Sunday, March 8, 2009

Is 'Full-Moon Madness' a Myth?

The familiar concept of “full-moon madness” is being examined in the harsh light of day by a number of scientists who now are concluding it’s mostly … well, lunacy.

Essentially, the scientists say the condition is a psychological urban legend, according to an article in the new issue of Scientific American. But if it’s just a legend, why is it so widespread?

  • Media coverage almost surely plays a role. Scores of Hollywood horror flicks portray full-moon nights as peak times of spooky occurrences such as stabbings, shootings and psychotic behaviors.
  • Perhaps more important, research demonstrates that many people fall prey to “illusory correlation” ~ the perception of an association that does not in fact exist. For example, many people who have joint pain insist that their pain increases during rainy weather, although research disconfirms this assertion. Much like the watery mirages we observe on freeways during hot summer days, illusory correlations can fool us into perceiving phenomena in their absence.

As for how the full-moon notion got started, the article quotes psychiatrist Charles Raison of Emory University:

According to Raison, the lunar lunacy effect may possess a small kernel of truth in that it may once have been genuine. Raison conjectures that before the advent of outdoor lighting in modern times, the bright light of the full moon deprived people who were living outside ~ including many who had severe mental disorders ~ of sleep. Because sleep deprivation often triggers erratic behavior in people with certain psychological conditions, such as bipolar disorder (formerly called manic depression), the full moon may have been linked to a heightened rate of bizarre behaviors in long-bygone eras. So the lunar lunacy effect is, in Raison and his colleagues’ terms, a “cultural fossil.”

Click here to read the complete Scientific American article.


lludmil said...

The article in "American scientist" does not cover the mental illness "lunatic".Would be nice to explore the correlation of this mental decease with the moon.In many Slavic languages as Bulgarian,Polish,Slovak,Russian ,a lunatic is referred to sleepwalking literally"one who walks under the moon".The Latin name for this illness is"somnambulism".The illness with its bizarre behavior fascinated many artistic souls to create works based on it.To mentioned a few:Shakespeare,s "Macbeth",Vincenzo Bellini,s opera "La Somnabula" and least but not last Disney,s beloved "Donald Duck" who was a 'lunatic" -sleepwalker.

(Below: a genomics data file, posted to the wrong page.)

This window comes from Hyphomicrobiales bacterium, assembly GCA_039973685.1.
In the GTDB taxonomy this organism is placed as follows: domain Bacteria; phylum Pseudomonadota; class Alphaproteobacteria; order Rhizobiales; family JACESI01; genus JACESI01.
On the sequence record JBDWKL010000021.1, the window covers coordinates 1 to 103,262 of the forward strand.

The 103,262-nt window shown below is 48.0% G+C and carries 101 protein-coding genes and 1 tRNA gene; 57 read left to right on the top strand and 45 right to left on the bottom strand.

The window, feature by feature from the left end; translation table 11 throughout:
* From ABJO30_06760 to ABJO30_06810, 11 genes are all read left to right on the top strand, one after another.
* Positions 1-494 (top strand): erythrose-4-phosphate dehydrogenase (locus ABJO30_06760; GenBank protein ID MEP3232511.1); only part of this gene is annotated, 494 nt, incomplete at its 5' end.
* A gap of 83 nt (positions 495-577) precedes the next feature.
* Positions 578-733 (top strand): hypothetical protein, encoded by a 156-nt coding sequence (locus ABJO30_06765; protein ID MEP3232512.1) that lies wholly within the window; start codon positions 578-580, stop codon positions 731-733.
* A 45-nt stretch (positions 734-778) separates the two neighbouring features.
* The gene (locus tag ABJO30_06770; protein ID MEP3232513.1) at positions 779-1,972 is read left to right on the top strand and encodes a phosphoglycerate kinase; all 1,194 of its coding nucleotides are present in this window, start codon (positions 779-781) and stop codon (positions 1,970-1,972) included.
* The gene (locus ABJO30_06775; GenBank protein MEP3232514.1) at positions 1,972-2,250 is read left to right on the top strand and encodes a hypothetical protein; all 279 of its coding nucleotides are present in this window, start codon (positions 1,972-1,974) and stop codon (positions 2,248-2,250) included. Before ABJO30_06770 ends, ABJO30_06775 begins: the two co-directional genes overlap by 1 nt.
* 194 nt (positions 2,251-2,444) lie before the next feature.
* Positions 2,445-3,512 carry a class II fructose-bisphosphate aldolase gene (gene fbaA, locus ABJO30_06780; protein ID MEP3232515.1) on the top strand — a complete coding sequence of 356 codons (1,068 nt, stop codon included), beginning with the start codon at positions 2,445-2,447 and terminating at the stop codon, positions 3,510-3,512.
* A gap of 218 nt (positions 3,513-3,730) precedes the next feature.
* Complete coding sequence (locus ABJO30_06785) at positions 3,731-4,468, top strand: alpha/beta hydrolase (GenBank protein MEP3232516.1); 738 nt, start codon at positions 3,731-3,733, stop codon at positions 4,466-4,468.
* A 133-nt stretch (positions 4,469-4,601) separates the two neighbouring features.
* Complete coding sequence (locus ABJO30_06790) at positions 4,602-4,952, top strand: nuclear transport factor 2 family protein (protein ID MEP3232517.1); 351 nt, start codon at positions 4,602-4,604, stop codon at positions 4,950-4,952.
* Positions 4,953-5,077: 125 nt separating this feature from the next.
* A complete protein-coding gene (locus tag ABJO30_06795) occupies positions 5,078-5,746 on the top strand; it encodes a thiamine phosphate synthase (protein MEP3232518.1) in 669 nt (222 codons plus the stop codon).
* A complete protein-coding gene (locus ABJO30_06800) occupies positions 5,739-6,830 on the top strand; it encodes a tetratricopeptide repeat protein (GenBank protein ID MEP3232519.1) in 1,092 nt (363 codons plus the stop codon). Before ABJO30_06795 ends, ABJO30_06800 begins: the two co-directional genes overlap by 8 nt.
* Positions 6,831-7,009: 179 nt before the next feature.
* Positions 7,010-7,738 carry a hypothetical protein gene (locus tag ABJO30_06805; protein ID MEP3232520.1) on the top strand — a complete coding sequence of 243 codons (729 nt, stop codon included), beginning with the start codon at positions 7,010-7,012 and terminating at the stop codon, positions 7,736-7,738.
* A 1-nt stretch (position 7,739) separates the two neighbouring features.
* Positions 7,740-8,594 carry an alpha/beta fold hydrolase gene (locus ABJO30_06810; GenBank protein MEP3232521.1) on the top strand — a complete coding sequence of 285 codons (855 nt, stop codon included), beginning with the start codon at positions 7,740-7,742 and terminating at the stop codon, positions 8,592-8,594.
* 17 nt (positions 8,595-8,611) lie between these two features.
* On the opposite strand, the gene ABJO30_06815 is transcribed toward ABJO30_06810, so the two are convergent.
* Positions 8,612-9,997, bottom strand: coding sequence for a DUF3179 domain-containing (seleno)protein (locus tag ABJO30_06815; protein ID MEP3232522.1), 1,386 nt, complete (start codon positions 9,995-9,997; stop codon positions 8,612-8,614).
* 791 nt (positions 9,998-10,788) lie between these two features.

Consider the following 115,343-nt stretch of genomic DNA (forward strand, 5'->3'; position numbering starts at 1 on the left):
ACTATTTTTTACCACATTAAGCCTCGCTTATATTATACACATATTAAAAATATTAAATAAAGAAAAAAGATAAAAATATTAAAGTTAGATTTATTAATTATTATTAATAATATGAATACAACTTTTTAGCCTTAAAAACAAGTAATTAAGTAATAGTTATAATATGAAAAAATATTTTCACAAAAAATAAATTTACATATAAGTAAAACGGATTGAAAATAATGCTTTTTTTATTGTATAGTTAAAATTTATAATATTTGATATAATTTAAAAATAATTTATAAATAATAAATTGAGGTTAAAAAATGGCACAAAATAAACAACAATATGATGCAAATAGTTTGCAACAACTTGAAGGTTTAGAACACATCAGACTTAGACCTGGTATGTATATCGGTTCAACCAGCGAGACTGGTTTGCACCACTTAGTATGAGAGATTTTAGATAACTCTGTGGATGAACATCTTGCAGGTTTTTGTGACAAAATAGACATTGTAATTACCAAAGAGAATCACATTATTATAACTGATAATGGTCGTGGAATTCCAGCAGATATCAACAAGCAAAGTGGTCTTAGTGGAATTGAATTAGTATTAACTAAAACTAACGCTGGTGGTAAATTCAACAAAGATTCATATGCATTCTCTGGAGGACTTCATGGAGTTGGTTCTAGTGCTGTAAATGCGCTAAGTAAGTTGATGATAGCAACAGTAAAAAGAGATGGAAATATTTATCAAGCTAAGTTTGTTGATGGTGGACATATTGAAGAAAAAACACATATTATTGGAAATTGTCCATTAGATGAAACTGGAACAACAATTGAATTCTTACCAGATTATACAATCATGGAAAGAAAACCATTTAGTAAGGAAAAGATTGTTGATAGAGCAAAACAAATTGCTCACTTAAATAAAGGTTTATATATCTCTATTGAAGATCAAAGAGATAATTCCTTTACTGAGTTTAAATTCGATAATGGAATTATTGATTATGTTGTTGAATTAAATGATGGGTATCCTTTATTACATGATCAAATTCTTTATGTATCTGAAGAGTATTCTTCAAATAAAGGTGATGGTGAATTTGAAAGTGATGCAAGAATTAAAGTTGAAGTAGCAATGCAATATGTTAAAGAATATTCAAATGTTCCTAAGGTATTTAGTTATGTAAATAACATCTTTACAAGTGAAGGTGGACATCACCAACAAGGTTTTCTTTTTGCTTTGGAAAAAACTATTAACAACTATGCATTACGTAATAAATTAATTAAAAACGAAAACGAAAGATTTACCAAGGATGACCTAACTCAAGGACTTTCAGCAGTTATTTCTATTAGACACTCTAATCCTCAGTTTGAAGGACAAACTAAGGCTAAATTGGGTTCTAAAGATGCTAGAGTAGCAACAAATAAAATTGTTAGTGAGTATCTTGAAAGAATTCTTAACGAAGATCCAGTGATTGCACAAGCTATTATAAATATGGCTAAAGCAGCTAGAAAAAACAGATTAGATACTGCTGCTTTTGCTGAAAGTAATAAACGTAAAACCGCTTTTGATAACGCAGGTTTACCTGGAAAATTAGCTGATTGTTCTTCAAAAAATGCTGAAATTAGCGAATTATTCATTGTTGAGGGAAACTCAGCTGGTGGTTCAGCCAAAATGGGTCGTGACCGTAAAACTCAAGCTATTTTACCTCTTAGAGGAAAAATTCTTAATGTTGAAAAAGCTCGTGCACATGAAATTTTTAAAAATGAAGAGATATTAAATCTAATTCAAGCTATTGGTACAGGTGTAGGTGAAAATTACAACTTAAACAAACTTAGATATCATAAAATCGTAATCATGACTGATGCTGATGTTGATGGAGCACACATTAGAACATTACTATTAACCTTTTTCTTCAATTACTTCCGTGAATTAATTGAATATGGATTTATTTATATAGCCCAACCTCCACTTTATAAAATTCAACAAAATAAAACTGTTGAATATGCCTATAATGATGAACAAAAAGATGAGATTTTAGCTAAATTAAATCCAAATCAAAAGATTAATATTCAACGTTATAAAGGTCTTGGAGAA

Gregory LeFever said...

Thanks for your insights, Ludmil. I can't say I entirely go along with this scientific notion on Moon Madness. At the bottom of nearly all of these lores and legends that have been with us for century after century is usually some truth. Scientists are prone to ignore psychological subtleties in their mad dash to stomp out superstition.

George Breed said...

When I worked as a psychologist with community mental health centers, none of us wanted to be on-call during full moons. We collected no "scientific" data on the matter but it seemed there were more crises during those times.

My favored hypothesis was that since we humans are about 60% water, the moon's increased pull on earth water at its fullness could account for increased "luna"cy.

Of course, the same increased pull occurs with the new moon, but with no observed increase in lunacy (disturbed mental-emotional faculties). Therefore, the full moon "lunatic" phenomenon may be due to tidal pull plus the bright light that decreases sleep and perhaps increases agitation. The darkness of the new moon offsets the tidal pull with restricted mobility and depression.

Of course, this is all theoretical speculation by counselors up much of full moon nights talking folk down from suicidal ideation and/or admitting them to the hospital.

Sylvie said...

It's probably just due to perception, but emergency room workers and EMTs will generally say the full moon does bring out the exotic in the human beast :)

Cool blog, BTW

Gregory LeFever said...

Thanks for the great comments, George and Sylvie. The situations both of you mention regarding real-world health centers and ERs certainly seem to transcend urban legend. I suppose I'm hoping that even if scientists are investigating the effect in an attempt to discredit full-moon aberration, perhaps they'll end up quantifying its existence, as has been the case with previous studies I read years ago.

Thanks again for stopping by and adding perspective!

Mozart Guerrier said...

I'm not commenting on this post, just your blog in general. I love it. Usually when you run into blog on this subject matter their on the radical weird side... and aren't well organized. your blog is the difference.

Gregory LeFever said...

Thanks for the great compliment, Mozart! I visited your blog and will be returning for a closer read ... very interesting glimpse into a life quite different than my own.